Armboth Fell summit
The top of Armboth Fell, seen from the ridge — with a walker on it, amazingly.

WALK 185: Armboth Fell (1570′, no. 262), Great Crag (1500′, no. 263). 9.25 miles, 2,100 feet of ascent.

For the first time in seven months I took myself to the Lake District by train and bus, instead of car. And it all went just fine. The mental blocks we place in our minds about what we should and should not be doing can be overcome and if anything I now feel somewhat guilty about not having reverted to this state of affairs earlier on. Though some parts of the District (notably Ullswater and Patterdale) remain effectively out of bounds unless I drive myself there, but that’s another story.

Walk 185 instead saw me brave the swamps of what Wainwright calls ‘the swampiest ridge in the District’, at least for a mile or two, to bag Armboth Fell, and then Great Crag, two of the Central Fells. Inbetween there was the magnificent oasis of Watendlath, an Arcadian idyll which was seeing plenty of visitors on this pleasant day in mid-October. The walk might well have been better had neither summit been visited, but at least now I never need to do Armboth Fell again, at least. For reasons why I say this, along with plenty of photos and extra detail, consult the walk 185 page.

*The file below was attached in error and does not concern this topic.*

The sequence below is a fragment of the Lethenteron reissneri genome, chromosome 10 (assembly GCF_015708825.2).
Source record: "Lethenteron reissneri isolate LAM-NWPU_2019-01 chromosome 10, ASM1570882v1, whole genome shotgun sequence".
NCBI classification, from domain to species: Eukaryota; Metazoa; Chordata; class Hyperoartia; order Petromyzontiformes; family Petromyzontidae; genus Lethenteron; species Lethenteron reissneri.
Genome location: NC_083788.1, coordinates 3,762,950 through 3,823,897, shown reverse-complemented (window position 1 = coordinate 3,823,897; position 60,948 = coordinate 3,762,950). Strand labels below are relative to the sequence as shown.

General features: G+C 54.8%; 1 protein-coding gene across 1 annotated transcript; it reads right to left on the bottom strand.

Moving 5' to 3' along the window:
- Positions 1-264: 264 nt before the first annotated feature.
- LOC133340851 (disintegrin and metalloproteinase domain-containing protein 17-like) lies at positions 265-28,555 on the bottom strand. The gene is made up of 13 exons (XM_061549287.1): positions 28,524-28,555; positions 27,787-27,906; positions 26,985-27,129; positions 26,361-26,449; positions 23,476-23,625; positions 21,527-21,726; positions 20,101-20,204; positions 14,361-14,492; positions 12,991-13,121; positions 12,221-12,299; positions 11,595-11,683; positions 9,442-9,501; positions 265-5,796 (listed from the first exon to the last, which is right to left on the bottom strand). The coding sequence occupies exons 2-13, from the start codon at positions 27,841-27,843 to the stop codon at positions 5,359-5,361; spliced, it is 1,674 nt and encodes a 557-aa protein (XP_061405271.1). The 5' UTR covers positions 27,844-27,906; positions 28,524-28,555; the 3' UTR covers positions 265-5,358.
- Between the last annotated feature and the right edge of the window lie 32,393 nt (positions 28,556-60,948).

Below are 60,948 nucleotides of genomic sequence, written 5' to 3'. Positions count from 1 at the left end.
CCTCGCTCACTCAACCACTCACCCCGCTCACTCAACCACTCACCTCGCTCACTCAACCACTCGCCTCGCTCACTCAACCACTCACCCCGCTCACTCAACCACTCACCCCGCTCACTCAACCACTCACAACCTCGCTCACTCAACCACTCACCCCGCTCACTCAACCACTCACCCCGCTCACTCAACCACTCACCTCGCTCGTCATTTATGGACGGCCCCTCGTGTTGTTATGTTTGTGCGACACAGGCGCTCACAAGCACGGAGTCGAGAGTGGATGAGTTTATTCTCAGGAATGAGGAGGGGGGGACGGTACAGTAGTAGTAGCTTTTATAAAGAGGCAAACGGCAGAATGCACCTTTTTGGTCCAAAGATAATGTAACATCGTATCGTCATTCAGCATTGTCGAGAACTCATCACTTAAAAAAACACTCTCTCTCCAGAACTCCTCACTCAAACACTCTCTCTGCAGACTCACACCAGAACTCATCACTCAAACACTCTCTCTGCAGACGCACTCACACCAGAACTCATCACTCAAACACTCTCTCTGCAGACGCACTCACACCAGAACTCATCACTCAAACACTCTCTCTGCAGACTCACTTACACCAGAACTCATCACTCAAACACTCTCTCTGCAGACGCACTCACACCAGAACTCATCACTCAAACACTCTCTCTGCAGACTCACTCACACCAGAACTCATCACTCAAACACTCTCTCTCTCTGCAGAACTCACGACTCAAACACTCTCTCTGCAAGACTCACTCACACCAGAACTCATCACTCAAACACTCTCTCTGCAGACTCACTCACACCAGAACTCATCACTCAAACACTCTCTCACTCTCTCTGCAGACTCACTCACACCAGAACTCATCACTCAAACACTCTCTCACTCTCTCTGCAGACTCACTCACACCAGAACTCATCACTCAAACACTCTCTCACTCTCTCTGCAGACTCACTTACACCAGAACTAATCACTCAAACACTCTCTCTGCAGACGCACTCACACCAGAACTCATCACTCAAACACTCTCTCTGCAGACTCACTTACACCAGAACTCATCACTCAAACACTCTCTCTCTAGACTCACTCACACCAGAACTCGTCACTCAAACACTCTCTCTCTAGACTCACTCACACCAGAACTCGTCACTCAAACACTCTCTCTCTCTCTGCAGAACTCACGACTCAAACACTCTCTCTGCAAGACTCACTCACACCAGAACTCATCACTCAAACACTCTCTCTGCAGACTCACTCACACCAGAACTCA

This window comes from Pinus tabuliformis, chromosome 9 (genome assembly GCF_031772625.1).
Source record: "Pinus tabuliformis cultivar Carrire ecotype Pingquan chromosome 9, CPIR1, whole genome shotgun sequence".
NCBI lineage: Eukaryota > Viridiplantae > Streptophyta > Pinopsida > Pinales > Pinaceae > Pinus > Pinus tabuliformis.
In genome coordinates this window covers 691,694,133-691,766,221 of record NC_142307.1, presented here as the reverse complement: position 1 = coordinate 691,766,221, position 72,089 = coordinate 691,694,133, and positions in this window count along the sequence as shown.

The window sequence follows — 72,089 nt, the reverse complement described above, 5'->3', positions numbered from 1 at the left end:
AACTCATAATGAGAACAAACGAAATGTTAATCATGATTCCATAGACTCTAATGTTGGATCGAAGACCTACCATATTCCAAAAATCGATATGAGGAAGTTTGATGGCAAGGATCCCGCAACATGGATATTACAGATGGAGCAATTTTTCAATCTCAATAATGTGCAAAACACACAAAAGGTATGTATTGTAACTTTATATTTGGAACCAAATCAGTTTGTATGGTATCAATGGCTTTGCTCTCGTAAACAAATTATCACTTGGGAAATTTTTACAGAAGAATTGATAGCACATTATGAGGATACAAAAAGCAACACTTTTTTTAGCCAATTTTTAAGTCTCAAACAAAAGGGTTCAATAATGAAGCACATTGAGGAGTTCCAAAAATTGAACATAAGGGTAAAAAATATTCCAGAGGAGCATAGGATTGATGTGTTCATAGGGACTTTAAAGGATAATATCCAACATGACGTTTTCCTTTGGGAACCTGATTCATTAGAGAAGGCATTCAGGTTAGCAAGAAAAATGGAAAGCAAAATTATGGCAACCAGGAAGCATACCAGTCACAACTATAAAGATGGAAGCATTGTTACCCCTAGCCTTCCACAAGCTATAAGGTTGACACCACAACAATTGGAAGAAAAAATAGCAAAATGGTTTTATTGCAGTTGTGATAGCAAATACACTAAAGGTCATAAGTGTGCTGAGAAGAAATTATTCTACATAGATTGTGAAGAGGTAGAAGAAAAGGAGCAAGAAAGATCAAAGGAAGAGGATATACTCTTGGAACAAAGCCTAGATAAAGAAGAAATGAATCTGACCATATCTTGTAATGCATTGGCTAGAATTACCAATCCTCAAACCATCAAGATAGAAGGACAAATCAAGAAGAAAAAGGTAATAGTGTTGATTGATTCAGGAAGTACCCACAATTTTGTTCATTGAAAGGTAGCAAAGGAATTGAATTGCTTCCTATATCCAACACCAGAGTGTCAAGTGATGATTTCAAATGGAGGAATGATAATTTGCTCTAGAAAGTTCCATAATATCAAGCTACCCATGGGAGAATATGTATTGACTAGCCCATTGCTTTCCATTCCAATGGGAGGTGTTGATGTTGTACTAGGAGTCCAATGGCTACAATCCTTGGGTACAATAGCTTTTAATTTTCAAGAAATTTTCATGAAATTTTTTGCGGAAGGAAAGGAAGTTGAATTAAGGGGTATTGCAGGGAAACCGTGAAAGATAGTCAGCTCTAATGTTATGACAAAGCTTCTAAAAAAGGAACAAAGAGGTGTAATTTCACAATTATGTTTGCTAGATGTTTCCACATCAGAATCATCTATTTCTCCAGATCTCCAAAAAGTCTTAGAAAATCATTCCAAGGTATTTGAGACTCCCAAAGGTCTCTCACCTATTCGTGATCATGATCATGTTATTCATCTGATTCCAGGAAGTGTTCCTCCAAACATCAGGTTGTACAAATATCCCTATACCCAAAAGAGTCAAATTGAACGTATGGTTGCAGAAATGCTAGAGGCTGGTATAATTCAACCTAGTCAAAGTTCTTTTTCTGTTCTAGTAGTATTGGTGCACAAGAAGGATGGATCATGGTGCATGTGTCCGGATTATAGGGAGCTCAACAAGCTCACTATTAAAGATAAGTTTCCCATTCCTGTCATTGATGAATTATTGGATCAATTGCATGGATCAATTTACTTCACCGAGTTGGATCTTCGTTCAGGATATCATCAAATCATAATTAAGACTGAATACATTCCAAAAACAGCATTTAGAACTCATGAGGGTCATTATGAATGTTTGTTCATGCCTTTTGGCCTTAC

Watendlath Tarn and Great Crag
Watendlath Tarn, with Great Crag behind. A place to forget one’s worries for a while.

As of today, I have bagged 263 of the 330 Wainwrights on my second round, so have 67 to go. I hope to get back at some point in November, but that really will depend on a largely random coming together of good weather with one of the few available days I will have that month, thanks to work.

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Raise from White Side

Looking back to Raise, from White Side

In the two walks done at the start of November, I was out on the fells (admittedly fairly low ones) without need for an outer fleece or jacket. But not yesterday, 29th November — for as you can see I was up above the snowline in the Helvellyn range. Walk 139 was fairly short, at just 6.5 miles, but there was plenty of climbing needed to bag four fells: Glenridding Dodd, Sheffield Pike, Raise and White Side. The latter two were also done in the snow the first time round, making them the first fells in this project to be bagged twice in snow each time. Which, for White Side, is fairly appropriate I suppose.

Thirlmere

View of Thirlmere on the descent. No zipwires, please (see commentary)

As of today, then, I have bagged 130 of the 330 Wainwrights on my second round, thus have exactly 200 to go. I hope to get one more in before Christmas, but it does all depend on the weather in the week of the 18th December.

One more thing while you’re here. I’m not against development per se but the idea that the worth of the Thirlmere valley will be enhanced by running zipwires across the lake might be one that, like me, you find faintly ludicrous. If so, it’s probably not a bad idea to register your objection to the scheme before it gets past the planning authorities. See this page from the Friends of the Lake District site for more information about the scheme and how to register your objection. Thank you.